S.W.O.R.D. #1 introduced readers to a very different mutant-adjacent book, not quite entrenched by Krakoa though the ties to the new mutant nation are certainly present. S.W.O.R.D. #2 continues the mutants’ space operations, tying them into King in Black.
Since S.W.O.R.D. exists to deal with all sorts of intergalactic drama, King in Black is a natural fit for the title. But what S.W.O.R.D. #2 does best is creating complicated ties between the team’s many members, creating a bridge that remains sturdy but has the potential to become quite rickety.
Like Hellions, one of S.W.O.R.D.’s biggest strengths thus far is how the book uses underutilized, often overlooked or forgotten characters. Mentallo and Abigail Brand’s banter is easy enjoyment, mostly because it’s quite clear Brand can’t stand him. But it’s Brand’s data pages that reveal something far more interesting about S.W.O.R.D’s team dynamics: certain members of this team are here for a very strategic reason. Almost like the Suicide Squad in a sense, Brand has put Mentallo on her team to watch him, to give him purpose and prevent him from making trouble. This plants an extremely interesting seed for this team dynamic moving forward as Ewing crafts this intricate web between his characters.
Brand says Krakoa has “no use for money,” which is somewhat odd since each X-book seems to have a different take on how currency works in Krakoa. In Hickman’s mainline X-Men title, currency is brought up quite frequently, perhaps most notably when Jean Grey lets Emma Frost know that once she’s done “borrowing her things” (an obvious innuendo for Grey’s husband, Scott Summers), Frost must pay for drinks. In Leah Williams’ X-Factor, Dani Moonstar tells Emma that in actuality, everything is free on Krakoa. It seems like, as far as S.W.OR.D. is concerned, Ewing prefers Williams’ interpretation of currency on Krakoa, though this is an odd inconsistency between titles.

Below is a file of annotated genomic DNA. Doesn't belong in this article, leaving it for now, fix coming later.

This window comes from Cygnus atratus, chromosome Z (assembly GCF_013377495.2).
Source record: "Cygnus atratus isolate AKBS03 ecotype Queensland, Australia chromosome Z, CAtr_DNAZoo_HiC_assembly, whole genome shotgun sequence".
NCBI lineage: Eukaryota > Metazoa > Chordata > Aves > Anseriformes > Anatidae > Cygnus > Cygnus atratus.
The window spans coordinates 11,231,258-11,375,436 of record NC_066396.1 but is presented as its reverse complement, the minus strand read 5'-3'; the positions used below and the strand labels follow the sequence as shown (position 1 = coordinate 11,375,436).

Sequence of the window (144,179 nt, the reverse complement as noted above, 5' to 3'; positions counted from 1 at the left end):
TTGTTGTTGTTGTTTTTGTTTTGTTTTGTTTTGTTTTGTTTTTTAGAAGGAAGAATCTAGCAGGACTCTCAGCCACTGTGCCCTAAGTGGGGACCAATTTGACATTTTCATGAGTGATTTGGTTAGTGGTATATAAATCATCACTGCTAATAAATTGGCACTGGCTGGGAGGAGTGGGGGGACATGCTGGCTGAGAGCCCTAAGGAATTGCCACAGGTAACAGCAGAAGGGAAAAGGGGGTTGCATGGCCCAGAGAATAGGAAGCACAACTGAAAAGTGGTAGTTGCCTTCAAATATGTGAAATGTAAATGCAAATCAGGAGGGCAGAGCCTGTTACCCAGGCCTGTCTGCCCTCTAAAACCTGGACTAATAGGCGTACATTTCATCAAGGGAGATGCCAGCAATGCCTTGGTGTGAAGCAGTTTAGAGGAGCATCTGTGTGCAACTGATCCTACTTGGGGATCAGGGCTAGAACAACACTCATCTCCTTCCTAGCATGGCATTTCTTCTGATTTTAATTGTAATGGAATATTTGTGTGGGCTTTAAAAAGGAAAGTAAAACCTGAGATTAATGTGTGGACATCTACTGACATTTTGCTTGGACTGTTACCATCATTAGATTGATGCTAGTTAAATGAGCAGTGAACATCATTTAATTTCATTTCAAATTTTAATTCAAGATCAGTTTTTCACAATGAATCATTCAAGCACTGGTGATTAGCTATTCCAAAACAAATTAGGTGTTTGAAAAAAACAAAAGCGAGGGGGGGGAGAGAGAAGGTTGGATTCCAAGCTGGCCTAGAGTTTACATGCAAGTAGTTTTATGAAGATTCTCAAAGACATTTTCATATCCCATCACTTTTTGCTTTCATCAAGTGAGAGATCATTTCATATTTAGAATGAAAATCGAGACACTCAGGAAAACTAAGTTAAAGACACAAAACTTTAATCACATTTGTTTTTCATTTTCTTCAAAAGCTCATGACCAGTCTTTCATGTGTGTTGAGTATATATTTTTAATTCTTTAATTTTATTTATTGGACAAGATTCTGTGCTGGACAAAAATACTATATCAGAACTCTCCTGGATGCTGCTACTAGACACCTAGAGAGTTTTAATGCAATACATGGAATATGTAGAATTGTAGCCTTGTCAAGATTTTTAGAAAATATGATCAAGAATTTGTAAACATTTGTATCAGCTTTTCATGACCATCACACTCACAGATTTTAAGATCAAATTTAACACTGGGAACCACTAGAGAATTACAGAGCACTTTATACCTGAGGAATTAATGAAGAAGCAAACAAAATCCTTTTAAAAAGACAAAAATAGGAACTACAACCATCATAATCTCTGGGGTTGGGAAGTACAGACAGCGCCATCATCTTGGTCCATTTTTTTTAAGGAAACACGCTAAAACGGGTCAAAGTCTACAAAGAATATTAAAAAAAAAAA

The pages of Mentallo and co. fighting the space dragons are certainly neat to look at (and props to Valerio Schiti for making every page look beautiful), but it’s the team drama that seems to be brewing that really steals the show. Oh, and Sunfire being used again in an X-book is absolutely awesome.
Fabian Cortez meets up with Magneto again (though this time Erik does remember his name), much to Frenzy’s dismay. It’s clear Ewing did his research since Fabian is using the derogatory term for humans he and the Acolytes previously coined back in 1991’s X-Men Vol. 2 #1, “Flatscans.”
Though the term has history in the 616, like in the image pictured above, it’s perhaps most famously used in Age of Apocalypse. Most X-Men fans will remember that before Dawn of X launched, Age of Apocalypse was highlighted as a pivotal run — what’s more, issues of the series recently got printed in a trade again. Marvel.com even highlighted the event again in a 2020 article, which begs the question: is this intentional? Are we supposed to be seeing these references as Easter Eggs of sort? It’s certainly an intriguing thought to play around with.
As Fabian and Magneto converse, Frenzy looks on disappointedly, saying, “history repeats itself.” In a way, much of the Hickman-era has this idea of “history repeats itself,” making Frenzy’s comment quite interesting. After all, the nation of Krakoa exists in its current state so Moira can prevent her own past “history” from repeating itself, hopefully giving mutants their first success in all her lives. Certain plots of Powers of X are alluded to at times, including Sinister’s inevitable betrayal. The first event of the era, X of Swords, was about Apocalypse’s own past coming back to bite him, highlighting many similarities between Arakko as he once knew it and Krakoa today. This theme of history repeating is certainly very interesting to toy with as a reader. What’s more, it’s clear Frenzy and Cortez have a very different outlook on this team’s relationship with Magneto.
Since they’re always so busy saving mutants, The Five have rarely gotten a chance to have panel time. In Leah Williams’ X-Factor series, we recently saw them get some downtime and have some fun. In Ewing’s S.W.O.R.D. #2, the team reflects on how they never quite get a chance to join the fight like the other X-Men. Their jobs are too important to skip out on, even if they’re helping Krakoa. It’s a somewhat somber but realistic look at the lives of these kids. And of course, Mentallo crashes the party in a huge way.
While the issue ends with a huge cliffhanger, revealing a familiar Knulled-out character, it’s the quieter moments that seem the most impactful in this issue. S.W.O.R.D. #2 is Ewing and Schiti at their best, showcasing epic battles and a narrative that respects the history of what came before it.
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